Crimea 4 You!

Crossroads of Great Civilizations

Crimea is an ancient land of the Cimmerians, Hellenes, Scythians, and Taurs. It is the homeland of Achilles, the hero of the Trojan War. According to legend, Dionysis taught mortals here how to grow grapes and make wine.

Archaeological monuments describe the history of Crimea from primitive people to today. And many of the Heritage sites of Crimea you can visit today, getting acquainted with it ancient, multicultural history

Simferopol is the capital of Crimea, the business and cultural center. The late-Scythian center of Scythian Neapolis was built here in the 3rd century BC. Its ruins can be found in the Petrovsky Heights. Colorful historic costume festivals celebrating ancient culture and life are held here every year.

Kerch is the sea gate of the Crimea. It is one of the oldest cities in the world, just one year younger than ancient Rome. Its history is told by the hot stones of the capital of the Bosporan Kingdom Panticapaeum, Tyritake, Nymphaeum and the small Myrmekion, the birthplace of Achilles (if we believe the Byzantine historian Leo the Deacon). The city was built on Mount Mithridat, named after Mithridates VI of Pontus who ruled the Bosporan Kingdom more than 2,000 years ago.

Koktebel is a picturesque corner of Crimea loved by Russian bohemians who would stay in the house of famous Russian poet Maximilian Voloshin. This house became the heart of Russian creativity.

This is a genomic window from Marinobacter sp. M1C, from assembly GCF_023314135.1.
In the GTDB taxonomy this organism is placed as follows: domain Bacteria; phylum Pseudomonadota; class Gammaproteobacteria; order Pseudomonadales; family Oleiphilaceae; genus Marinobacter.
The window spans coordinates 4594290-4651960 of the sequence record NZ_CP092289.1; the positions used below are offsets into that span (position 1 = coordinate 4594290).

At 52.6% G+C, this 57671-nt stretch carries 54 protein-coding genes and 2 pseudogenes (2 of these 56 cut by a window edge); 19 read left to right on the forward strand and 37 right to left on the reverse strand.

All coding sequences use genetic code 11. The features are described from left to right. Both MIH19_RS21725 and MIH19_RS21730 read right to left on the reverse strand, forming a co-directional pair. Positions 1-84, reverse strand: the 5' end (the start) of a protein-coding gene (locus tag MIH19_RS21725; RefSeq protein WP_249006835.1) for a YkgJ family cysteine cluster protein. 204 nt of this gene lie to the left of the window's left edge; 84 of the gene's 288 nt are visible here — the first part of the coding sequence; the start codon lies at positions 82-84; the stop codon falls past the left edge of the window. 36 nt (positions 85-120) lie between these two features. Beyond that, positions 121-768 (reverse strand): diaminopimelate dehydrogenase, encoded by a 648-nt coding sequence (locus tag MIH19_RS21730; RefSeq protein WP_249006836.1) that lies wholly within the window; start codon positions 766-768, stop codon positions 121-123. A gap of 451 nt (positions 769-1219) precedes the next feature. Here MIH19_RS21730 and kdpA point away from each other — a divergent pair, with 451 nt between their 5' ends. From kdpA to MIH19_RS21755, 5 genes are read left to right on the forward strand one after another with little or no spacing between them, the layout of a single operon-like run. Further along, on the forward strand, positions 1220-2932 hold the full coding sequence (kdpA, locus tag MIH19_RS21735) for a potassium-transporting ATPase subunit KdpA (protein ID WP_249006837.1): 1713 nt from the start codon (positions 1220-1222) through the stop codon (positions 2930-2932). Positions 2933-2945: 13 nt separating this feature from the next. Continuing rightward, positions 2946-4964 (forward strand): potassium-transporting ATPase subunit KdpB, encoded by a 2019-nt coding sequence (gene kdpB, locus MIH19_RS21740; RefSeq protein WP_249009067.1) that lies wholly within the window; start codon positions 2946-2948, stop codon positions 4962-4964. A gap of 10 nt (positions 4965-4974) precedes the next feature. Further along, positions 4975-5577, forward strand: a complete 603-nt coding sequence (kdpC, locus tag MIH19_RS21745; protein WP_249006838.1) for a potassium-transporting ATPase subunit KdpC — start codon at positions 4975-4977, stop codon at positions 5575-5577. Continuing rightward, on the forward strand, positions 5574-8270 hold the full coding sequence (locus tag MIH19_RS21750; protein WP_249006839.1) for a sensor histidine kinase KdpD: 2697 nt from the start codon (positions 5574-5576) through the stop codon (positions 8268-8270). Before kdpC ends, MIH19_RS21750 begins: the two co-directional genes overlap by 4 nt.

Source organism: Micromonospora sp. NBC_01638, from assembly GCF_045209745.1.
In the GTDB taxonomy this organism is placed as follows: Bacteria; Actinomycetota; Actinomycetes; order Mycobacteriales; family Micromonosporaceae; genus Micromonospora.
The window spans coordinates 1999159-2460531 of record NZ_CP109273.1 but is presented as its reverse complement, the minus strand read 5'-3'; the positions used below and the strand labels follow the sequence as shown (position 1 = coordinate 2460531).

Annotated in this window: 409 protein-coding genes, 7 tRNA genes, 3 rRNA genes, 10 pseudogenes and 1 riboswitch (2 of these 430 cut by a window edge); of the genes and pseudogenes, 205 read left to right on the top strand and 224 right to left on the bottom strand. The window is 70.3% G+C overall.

Sudak, the western capital of the Silk Route, is a rich market town that has witnessed many historic upheavals. The heavy stones of the Genoese fortress preserve the centuries old memories of Greek and Italian rule, of brave Slavs, and terrifying Turkish raids.

Yalta was the favorite town of the Romanov Royal family. The palaces of kings and princes along the south coast are an exquisite pearl on the imperial crown. The climate here is very similar to the climate in the resorts of Italy and Southern France where people successfully cured tuberculosis.

Visitors to Evpatoria will find sandy beaches with shallow waters and plenty of things to do for children.

Bakhchisaray Palace is a unique eastern architectural monument from the Middle Ages, the only example of Crimean Tatar palace architecture.